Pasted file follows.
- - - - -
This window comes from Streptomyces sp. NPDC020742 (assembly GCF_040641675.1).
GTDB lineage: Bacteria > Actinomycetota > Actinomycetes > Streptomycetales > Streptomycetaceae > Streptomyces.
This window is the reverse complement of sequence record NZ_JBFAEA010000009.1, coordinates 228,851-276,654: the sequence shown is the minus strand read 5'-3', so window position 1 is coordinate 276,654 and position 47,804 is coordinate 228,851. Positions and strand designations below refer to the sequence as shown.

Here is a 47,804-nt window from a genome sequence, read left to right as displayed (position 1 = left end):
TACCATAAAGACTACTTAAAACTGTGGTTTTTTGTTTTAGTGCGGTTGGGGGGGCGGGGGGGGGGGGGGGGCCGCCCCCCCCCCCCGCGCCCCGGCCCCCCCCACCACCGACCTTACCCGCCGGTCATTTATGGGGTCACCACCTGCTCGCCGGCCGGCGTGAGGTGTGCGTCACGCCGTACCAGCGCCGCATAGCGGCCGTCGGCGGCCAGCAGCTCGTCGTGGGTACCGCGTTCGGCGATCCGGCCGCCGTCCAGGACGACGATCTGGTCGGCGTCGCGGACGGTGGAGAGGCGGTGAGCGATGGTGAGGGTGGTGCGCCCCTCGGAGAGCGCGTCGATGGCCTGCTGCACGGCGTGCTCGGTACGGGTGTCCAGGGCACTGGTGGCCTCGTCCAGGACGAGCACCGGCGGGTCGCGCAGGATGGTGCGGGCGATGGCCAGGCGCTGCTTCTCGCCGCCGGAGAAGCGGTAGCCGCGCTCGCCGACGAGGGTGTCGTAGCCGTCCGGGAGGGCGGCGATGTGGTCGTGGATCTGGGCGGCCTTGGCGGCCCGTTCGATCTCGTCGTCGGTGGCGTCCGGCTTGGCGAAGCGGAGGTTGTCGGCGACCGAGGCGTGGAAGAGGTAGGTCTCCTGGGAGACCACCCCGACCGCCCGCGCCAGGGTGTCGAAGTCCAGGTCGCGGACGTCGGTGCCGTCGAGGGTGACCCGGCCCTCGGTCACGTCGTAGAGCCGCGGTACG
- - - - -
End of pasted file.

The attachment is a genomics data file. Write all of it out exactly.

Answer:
This window comes from Streptomyces sp. NPDC020742 (assembly GCF_040641675.1).
GTDB lineage: Bacteria > Actinomycetota > Actinomycetes > Streptomycetales > Streptomycetaceae > Streptomyces.
This window is the reverse complement of sequence record NZ_JBFAEA010000009.1, coordinates 228,851-276,654: the sequence shown is the minus strand read 5'-3', so window position 1 is coordinate 276,654 and position 47,804 is coordinate 228,851. Positions and strand designations below refer to the sequence as shown.

Here is a 47,804-nt window from a genome sequence, read left to right as displayed (position 1 = left end):
TACCATAAAGACTACTTAAAACTGTGGTTTTTTGTTTTAGTGCGGTTGGGGGGGCGGGGGGGGGGGGGGGGCCGCCCCCCCCCCCCGCGCCCCGGCCCCCCCCACCACCGACCTTACCCGCCGGTCATTTATGGGGTCACCACCTGCTCGCCGGCCGGCGTGAGGTGTGCGTCACGCCGTACCAGCGCCGCATAGCGGCCGTCGGCGGCCAGCAGCTCGTCGTGGGTACCGCGTTCGGCGATCCGGCCGCCGTCCAGGACGACGATCTGGTCGGCGTCGCGGACGGTGGAGAGGCGGTGAGCGATGGTGAGGGTGGTGCGCCCCTCGGAGAGCGCGTCGATGGCCTGCTGCACGGCGTGCTCGGTACGGGTGTCCAGGGCACTGGTGGCCTCGTCCAGGACGAGCACCGGCGGGTCGCGCAGGATGGTGCGGGCGATGGCCAGGCGCTGCTTCTCGCCGCCGGAGAAGCGGTAGCCGCGCTCGCCGACGAGGGTGTCGTAGCCGTCCGGGAGGGCGGCGATGTGGTCGTGGATCTGGGCGGCCTTGGCGGCCCGTTCGATCTCGTCGTCGGTGGCGTCCGGCTTGGCGAAGCGGAGGTTGTCGGCGACCGAGGCGTGGAAGAGGTAGGTCTCCTGGGAGACCACCCCGACCGCCCGCGCCAGGGTGTCGAAGTCCAGGTCGCGGACGTCGGTGCCGTCGAGGGTGACCCGGCCCTCGGTCACGTCGTAGAGCCGCGGTACG